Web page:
Digital healthcare represents a new way of thinking about healthcare delivery that seeks to leverage the technologies of today to their full extent in providing the best service to patients. Healthcare providers, healthcare administrators and hospital IT professionals can also benefit from innovations that lower hospital operating costs, streamline work flows, provide more timely information to care providers and enable a higher standard of care for patients.
Digital Healthcare: How Technology Has Improved Healthcare
The digital healthcare revolution is already challenging the traditional paradigm of healthcare service delivery, changing the way patients interact and engage with the healthcare system and improving outcomes for patients. As the healthcare industry continues to adopt digital healthcare technologies, patients are poised to be the primary beneficiary of lower costs and an increased standard of care. Here are just some of the ways that digital healthcare is affecting patient care in 2019.
Digital Healthcare Enables Access to Care for Remote Patients
Innovations in digital healthcare are enabling access to healthcare services for patients in remote locations who otherwise might be unable to see or meet with a doctor on a regular basis. With the use of Telemedicine, anyone with a phone line and an internet connection can have the opportunity to consult with a doctor. Telemedicine services are especially important for remote patients who require specialist care that may not be available in their town.
In addition to enhanced services for remote patients, telemedicine offers everyone the opportunity to receive more convenient healthcare. A low-income worker who falls sick might be able to see a doctor and get a prescription with a quick 20-minute telemedicine appointment on their lunch break rather than taking the day off work, commuting to the doctor’s office, and sitting in a waiting room to receive the same service.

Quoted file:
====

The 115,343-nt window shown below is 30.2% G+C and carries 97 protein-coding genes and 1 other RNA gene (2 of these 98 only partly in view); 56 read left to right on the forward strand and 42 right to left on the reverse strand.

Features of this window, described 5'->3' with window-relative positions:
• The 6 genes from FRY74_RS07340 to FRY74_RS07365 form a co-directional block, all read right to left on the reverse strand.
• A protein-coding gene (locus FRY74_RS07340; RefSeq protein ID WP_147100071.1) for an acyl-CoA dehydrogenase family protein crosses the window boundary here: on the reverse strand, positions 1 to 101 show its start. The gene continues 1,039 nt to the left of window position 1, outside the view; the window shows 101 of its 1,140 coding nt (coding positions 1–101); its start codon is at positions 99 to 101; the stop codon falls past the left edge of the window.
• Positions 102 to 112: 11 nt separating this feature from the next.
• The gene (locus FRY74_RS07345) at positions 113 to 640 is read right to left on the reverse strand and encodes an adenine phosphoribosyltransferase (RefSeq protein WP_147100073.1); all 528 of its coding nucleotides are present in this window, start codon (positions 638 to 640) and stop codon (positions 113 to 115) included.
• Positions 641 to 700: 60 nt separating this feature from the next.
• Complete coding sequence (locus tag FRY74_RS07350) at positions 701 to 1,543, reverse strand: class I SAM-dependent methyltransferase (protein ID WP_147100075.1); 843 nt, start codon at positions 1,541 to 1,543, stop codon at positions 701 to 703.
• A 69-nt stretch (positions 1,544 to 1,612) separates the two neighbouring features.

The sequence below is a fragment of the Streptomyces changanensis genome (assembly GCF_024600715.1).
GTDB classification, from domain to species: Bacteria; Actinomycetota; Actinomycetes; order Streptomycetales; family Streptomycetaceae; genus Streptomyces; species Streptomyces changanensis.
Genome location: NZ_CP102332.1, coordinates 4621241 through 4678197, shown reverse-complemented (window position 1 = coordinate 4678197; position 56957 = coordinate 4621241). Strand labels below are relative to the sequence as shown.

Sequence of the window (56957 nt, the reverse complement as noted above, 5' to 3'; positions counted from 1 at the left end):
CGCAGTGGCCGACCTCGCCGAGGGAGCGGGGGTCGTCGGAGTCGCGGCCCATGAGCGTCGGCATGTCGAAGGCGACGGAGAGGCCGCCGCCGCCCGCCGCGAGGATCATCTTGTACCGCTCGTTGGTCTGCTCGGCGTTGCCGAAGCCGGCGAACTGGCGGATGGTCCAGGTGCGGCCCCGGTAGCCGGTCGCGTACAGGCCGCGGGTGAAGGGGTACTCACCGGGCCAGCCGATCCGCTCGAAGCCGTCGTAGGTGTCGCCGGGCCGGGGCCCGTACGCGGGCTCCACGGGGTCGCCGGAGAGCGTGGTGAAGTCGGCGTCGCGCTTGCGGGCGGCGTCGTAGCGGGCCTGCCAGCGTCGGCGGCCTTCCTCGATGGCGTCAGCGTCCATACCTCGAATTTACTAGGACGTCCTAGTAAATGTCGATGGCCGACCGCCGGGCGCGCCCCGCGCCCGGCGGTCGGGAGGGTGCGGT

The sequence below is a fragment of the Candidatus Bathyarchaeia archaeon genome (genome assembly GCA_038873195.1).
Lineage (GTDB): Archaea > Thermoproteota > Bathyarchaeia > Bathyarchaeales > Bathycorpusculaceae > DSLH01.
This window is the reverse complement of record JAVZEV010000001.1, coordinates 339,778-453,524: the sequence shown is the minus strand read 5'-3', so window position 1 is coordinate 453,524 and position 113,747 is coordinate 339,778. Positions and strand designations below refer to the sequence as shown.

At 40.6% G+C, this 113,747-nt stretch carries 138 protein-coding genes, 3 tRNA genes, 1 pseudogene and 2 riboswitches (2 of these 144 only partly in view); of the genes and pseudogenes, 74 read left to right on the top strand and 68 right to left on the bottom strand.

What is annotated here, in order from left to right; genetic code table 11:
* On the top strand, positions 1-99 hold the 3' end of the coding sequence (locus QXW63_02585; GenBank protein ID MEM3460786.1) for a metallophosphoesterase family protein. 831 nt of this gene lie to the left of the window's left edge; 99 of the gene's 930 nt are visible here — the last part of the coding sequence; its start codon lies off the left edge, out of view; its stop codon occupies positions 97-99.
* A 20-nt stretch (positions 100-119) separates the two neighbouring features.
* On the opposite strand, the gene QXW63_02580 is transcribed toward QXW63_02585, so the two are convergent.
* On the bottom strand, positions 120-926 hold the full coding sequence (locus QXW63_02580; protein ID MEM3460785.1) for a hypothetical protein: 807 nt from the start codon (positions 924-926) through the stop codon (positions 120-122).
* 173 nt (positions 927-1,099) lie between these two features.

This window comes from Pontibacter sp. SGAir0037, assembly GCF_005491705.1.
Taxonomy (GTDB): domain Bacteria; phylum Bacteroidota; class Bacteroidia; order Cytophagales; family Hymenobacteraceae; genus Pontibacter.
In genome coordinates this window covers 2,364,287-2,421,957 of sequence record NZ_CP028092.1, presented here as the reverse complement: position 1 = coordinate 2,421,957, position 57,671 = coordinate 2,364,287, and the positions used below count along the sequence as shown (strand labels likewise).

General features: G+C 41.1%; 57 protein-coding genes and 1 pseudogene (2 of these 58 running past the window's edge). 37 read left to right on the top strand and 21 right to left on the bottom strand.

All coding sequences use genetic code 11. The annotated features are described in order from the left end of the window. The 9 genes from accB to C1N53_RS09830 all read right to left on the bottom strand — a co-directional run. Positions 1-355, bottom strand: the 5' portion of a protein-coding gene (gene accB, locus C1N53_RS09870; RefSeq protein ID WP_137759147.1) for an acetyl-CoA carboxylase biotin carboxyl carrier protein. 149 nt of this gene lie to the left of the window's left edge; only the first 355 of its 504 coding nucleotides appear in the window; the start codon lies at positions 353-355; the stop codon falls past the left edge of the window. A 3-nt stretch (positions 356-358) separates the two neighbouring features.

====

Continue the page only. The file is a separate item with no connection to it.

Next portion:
Digital Healthcare Makes Healthcare Convenient for Patients
Healthcare is a highly competitive industry, and digital healthcare is introducing new ways for patients to customize their care and find more convenient options for health services that suit their needs, budget and schedule. Healthcare providers can use digital technology to gain a competitive advantage in serving the needs of patients, for example, by allowing patients to set up doctor’s office appointments using a mobile application rather than by phone.
Patients are the customers of healthcare, and digital healthcare will create new opportunities for patients to exercise their consumer choice in choosing healthcare providers and services that work for them.
Digital Healthcare Enables Data Sharing and Collaborative Patient Care
The introduction of the EMR mandate in January 2014 required healthcare providers to demonstrate meaningful use of electronic medical records. In the past, physicians kept track of patient interactions by charting information on paper and maintaining massive filing systems that were vulnerable to fire, flood and theft. In addition, records were difficult and inconvenient to share with other healthcare providers, and things like sloppy handwriting could easily lead to prescription mistakes and other preventable errors.
With the EMR mandate in full effect, many hospitals and healthcare facilities now maintain electronic medical records that can easily be shared between care providers, making it easier to coordinate patient care between physicians and to access a patient’s medical records when required in case of an emergency. In the future, hospitals may create a central repository of EMR data that can be updated automatically with information from connected devices and mined for data insights that can drive predictive analytics.
When we think about how technology has improved healthcare and how it will continue to do so in the coming years, digital healthcare is at the forefront. Through the application of digital technologies, physicians will produce more accurate patient diagnoses, hospitals will operate more efficiently, and big data will be used to predict and prevent the spread of infections in hospital populations.
On the patient side, patients will begin to see themselves as customers of healthcare and will have more options to access healthcare services that are convenient and affordable for them. Remote patients will enjoy better access to care and EMRs will help support better coordination of care for patients.